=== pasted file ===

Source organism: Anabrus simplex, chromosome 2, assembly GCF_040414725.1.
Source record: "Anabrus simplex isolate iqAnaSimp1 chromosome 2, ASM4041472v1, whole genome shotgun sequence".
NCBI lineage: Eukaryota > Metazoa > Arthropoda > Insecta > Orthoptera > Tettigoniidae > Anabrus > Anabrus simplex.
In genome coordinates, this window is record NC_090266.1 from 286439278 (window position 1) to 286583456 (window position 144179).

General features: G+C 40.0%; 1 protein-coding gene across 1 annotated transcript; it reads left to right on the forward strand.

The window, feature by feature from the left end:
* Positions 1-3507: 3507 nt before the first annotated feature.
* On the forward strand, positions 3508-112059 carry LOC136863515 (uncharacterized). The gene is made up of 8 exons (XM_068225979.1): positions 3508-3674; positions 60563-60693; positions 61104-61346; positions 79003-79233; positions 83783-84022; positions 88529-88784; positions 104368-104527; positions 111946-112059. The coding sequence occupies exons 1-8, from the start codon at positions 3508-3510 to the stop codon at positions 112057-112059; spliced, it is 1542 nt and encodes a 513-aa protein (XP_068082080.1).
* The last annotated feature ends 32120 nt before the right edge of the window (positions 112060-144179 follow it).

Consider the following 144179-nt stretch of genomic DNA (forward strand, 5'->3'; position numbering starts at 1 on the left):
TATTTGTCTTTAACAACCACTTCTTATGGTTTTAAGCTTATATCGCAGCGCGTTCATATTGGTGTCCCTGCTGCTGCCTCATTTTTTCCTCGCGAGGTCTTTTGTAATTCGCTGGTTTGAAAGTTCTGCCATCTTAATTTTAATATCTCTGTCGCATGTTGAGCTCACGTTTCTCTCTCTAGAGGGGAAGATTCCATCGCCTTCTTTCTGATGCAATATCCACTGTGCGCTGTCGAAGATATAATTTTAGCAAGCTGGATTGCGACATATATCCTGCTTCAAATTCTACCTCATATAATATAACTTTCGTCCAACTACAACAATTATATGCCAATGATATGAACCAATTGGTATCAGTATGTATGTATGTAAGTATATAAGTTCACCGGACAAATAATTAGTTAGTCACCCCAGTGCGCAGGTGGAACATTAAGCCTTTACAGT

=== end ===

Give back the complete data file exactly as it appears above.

Source organism: Anabrus simplex, chromosome 2, assembly GCF_040414725.1.
Source record: "Anabrus simplex isolate iqAnaSimp1 chromosome 2, ASM4041472v1, whole genome shotgun sequence".
NCBI lineage: Eukaryota > Metazoa > Arthropoda > Insecta > Orthoptera > Tettigoniidae > Anabrus > Anabrus simplex.
In genome coordinates, this window is record NC_090266.1 from 286439278 (window position 1) to 286583456 (window position 144179).

General features: G+C 40.0%; 1 protein-coding gene across 1 annotated transcript; it reads left to right on the forward strand.

The window, feature by feature from the left end:
* Positions 1-3507: 3507 nt before the first annotated feature.
* On the forward strand, positions 3508-112059 carry LOC136863515 (uncharacterized). The gene is made up of 8 exons (XM_068225979.1): positions 3508-3674; positions 60563-60693; positions 61104-61346; positions 79003-79233; positions 83783-84022; positions 88529-88784; positions 104368-104527; positions 111946-112059. The coding sequence occupies exons 1-8, from the start codon at positions 3508-3510 to the stop codon at positions 112057-112059; spliced, it is 1542 nt and encodes a 513-aa protein (XP_068082080.1).
* The last annotated feature ends 32120 nt before the right edge of the window (positions 112060-144179 follow it).

Consider the following 144179-nt stretch of genomic DNA (forward strand, 5'->3'; position numbering starts at 1 on the left):
TATTTGTCTTTAACAACCACTTCTTATGGTTTTAAGCTTATATCGCAGCGCGTTCATATTGGTGTCCCTGCTGCTGCCTCATTTTTTCCTCGCGAGGTCTTTTGTAATTCGCTGGTTTGAAAGTTCTGCCATCTTAATTTTAATATCTCTGTCGCATGTTGAGCTCACGTTTCTCTCTCTAGAGGGGAAGATTCCATCGCCTTCTTTCTGATGCAATATCCACTGTGCGCTGTCGAAGATATAATTTTAGCAAGCTGGATTGCGACATATATCCTGCTTCAAATTCTACCTCATATAATATAACTTTCGTCCAACTACAACAATTATATGCCAATGATATGAACCAATTGGTATCAGTATGTATGTATGTAAGTATATAAGTTCACCGGACAAATAATTAGTTAGTCACCCCAGTGCGCAGGTGGAACATTAAGCCTTTACAGT